Entrepreneurs were believed to be pushed to constantly refine their ideas. The advice of VCs to leverage the availability of money and support and the constant open exchange in the community encouraged entrepreneurs to continuously work on their product and its marketability. The advice of the VCs in Silicon Valley, who often have entrepreneurship experience themselves, was believed to support entrepreneurs in being flexible and experimenting with ideas. Entrepreneurs were encouraged to learn by constantly talking about and selling their ideas and that way to leverage contingencies. Our interviewees highlighted that VCs in Silicon Valley relied their investment decisions and advice on their evaluation of entrepreneurs’ sales ability and passion, more than their product expertise. Entrepreneurs seemed to learn to sell their ideas along the way. The belief in the value of flexible experimenting, and the support and possibilities for this approach, suggested a predominance of effectuation (b + in Fig. 2).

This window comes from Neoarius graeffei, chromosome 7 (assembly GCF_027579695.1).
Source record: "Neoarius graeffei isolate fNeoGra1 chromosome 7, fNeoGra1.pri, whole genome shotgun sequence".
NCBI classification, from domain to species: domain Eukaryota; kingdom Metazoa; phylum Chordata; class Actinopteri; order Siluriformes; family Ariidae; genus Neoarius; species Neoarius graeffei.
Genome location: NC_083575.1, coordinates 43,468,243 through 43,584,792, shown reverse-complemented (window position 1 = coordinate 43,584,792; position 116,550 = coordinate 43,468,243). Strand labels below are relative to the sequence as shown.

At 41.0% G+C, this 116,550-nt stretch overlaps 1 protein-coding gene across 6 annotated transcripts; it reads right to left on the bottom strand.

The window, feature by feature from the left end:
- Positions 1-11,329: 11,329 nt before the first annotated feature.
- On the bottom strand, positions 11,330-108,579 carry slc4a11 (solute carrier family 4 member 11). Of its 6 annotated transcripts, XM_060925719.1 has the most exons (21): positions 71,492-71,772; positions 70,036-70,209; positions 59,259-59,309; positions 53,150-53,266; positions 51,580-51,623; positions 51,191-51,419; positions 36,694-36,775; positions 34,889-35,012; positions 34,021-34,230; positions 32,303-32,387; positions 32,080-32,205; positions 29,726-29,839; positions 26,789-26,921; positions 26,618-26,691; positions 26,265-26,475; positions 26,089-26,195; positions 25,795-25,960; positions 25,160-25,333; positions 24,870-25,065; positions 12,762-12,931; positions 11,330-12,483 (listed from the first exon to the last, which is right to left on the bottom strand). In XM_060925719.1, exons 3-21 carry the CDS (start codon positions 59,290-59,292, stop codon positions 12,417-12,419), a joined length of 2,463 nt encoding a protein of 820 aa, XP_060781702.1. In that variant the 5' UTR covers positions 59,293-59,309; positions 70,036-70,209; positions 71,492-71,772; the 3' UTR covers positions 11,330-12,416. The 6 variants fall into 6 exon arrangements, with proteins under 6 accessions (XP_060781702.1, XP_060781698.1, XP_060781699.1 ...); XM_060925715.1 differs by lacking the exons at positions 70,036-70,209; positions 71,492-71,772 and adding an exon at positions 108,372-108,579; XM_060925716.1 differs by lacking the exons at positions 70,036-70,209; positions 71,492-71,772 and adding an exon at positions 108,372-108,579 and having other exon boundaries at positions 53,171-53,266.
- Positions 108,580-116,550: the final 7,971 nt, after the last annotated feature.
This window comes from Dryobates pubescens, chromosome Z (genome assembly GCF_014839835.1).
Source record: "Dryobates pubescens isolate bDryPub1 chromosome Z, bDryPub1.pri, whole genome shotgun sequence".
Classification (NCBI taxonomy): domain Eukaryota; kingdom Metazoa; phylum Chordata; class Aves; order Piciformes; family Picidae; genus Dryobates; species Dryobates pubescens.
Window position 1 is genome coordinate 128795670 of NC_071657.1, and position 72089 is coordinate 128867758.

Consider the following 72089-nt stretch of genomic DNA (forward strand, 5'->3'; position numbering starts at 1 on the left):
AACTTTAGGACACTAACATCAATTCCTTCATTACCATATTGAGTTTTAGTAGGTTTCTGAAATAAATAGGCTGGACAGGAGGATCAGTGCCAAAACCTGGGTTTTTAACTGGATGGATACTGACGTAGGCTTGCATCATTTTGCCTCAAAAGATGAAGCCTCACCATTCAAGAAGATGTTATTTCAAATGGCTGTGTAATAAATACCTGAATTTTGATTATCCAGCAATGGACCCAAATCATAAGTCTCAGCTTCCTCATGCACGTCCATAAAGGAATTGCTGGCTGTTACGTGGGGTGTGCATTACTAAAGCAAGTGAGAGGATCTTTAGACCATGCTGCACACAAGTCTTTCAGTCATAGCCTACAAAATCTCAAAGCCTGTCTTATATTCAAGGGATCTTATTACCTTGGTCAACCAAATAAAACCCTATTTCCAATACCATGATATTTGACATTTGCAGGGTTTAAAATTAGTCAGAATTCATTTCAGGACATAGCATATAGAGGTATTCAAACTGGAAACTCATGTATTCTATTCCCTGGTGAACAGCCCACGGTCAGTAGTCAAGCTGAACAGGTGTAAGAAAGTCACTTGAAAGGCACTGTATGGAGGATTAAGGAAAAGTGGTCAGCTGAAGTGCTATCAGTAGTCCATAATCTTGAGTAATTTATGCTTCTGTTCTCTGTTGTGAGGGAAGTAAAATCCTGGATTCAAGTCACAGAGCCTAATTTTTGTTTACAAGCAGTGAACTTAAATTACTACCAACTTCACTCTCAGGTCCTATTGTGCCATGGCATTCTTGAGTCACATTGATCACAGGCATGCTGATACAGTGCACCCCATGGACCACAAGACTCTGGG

Expose ideas, engage in networking, value failure (c)

The exchange in networks was considered to be an opportunity for entrepreneurs to expose their ideas for products and services, and their general approaches (e.g., to marketing), despite risks of being copied. Our interviewees emphasized that all entrepreneurs were expected to openly discuss their ideas because this allowed them to leverage the advice and support that is offered in the community. They described that entrepreneurs talk a lot about money, which was believed to be less common in Munich and Singapore. Moreover, it was repeatedly highlighted that the spirit in Silicon Valley carried along with the value of failure. Failure was seen as a highly valuable learning experience, by some even as a necessary experience for becoming an expert entrepreneur. Open exchange of knowledge and talking to potential partners even about money and failure was considered a specific characteristic for Silicon Valley. The exchange was also described as extraordinarily valuable in Silicon Valley because supporting VCs were considered to have a lot of experience, a good network, and motivation to “give back.” Furthermore, the connection with industry partners and academia was perceived as closer than in Munich and Singapore. For these reasons, entrepreneurs were expected to focus on networking and building partnerships, which again suggested tendencies towards effectuation (c + in Fig. 2).